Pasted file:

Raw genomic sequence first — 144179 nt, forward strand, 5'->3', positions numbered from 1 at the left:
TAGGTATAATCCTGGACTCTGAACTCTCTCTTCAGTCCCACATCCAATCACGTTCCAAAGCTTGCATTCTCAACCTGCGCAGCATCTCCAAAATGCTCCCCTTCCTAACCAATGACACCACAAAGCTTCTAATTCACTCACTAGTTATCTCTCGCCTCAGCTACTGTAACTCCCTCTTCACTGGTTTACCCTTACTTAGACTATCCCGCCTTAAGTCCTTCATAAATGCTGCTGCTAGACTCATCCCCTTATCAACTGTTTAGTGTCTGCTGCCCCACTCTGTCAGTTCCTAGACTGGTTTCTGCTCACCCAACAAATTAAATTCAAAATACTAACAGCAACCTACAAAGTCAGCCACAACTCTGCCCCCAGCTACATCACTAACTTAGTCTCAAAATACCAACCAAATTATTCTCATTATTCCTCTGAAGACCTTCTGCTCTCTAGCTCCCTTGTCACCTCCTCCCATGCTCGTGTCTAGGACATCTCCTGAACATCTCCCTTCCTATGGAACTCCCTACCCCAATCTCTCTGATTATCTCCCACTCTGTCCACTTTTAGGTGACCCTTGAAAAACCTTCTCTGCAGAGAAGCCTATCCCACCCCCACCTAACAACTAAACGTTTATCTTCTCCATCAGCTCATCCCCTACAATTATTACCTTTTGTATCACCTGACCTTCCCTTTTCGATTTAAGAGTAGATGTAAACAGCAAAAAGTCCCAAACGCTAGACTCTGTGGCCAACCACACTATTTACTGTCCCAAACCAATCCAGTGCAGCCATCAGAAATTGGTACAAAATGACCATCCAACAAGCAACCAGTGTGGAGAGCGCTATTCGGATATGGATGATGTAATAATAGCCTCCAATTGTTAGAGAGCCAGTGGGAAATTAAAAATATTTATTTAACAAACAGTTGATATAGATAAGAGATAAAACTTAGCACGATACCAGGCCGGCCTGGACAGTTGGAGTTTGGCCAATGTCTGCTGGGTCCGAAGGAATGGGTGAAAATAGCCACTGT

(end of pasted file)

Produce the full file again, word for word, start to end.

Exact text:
Raw genomic sequence first — 144179 nt, forward strand, 5'->3', positions numbered from 1 at the left:
TAGGTATAATCCTGGACTCTGAACTCTCTCTTCAGTCCCACATCCAATCACGTTCCAAAGCTTGCATTCTCAACCTGCGCAGCATCTCCAAAATGCTCCCCTTCCTAACCAATGACACCACAAAGCTTCTAATTCACTCACTAGTTATCTCTCGCCTCAGCTACTGTAACTCCCTCTTCACTGGTTTACCCTTACTTAGACTATCCCGCCTTAAGTCCTTCATAAATGCTGCTGCTAGACTCATCCCCTTATCAACTGTTTAGTGTCTGCTGCCCCACTCTGTCAGTTCCTAGACTGGTTTCTGCTCACCCAACAAATTAAATTCAAAATACTAACAGCAACCTACAAAGTCAGCCACAACTCTGCCCCCAGCTACATCACTAACTTAGTCTCAAAATACCAACCAAATTATTCTCATTATTCCTCTGAAGACCTTCTGCTCTCTAGCTCCCTTGTCACCTCCTCCCATGCTCGTGTCTAGGACATCTCCTGAACATCTCCCTTCCTATGGAACTCCCTACCCCAATCTCTCTGATTATCTCCCACTCTGTCCACTTTTAGGTGACCCTTGAAAAACCTTCTCTGCAGAGAAGCCTATCCCACCCCCACCTAACAACTAAACGTTTATCTTCTCCATCAGCTCATCCCCTACAATTATTACCTTTTGTATCACCTGACCTTCCCTTTTCGATTTAAGAGTAGATGTAAACAGCAAAAAGTCCCAAACGCTAGACTCTGTGGCCAACCACACTATTTACTGTCCCAAACCAATCCAGTGCAGCCATCAGAAATTGGTACAAAATGACCATCCAACAAGCAACCAGTGTGGAGAGCGCTATTCGGATATGGATGATGTAATAATAGCCTCCAATTGTTAGAGAGCCAGTGGGAAATTAAAAATATTTATTTAACAAACAGTTGATATAGATAAGAGATAAAACTTAGCACGATACCAGGCCGGCCTGGACAGTTGGAGTTTGGCCAATGTCTGCTGGGTCCGAAGGAATGGGTGAAAATAGCCACTGT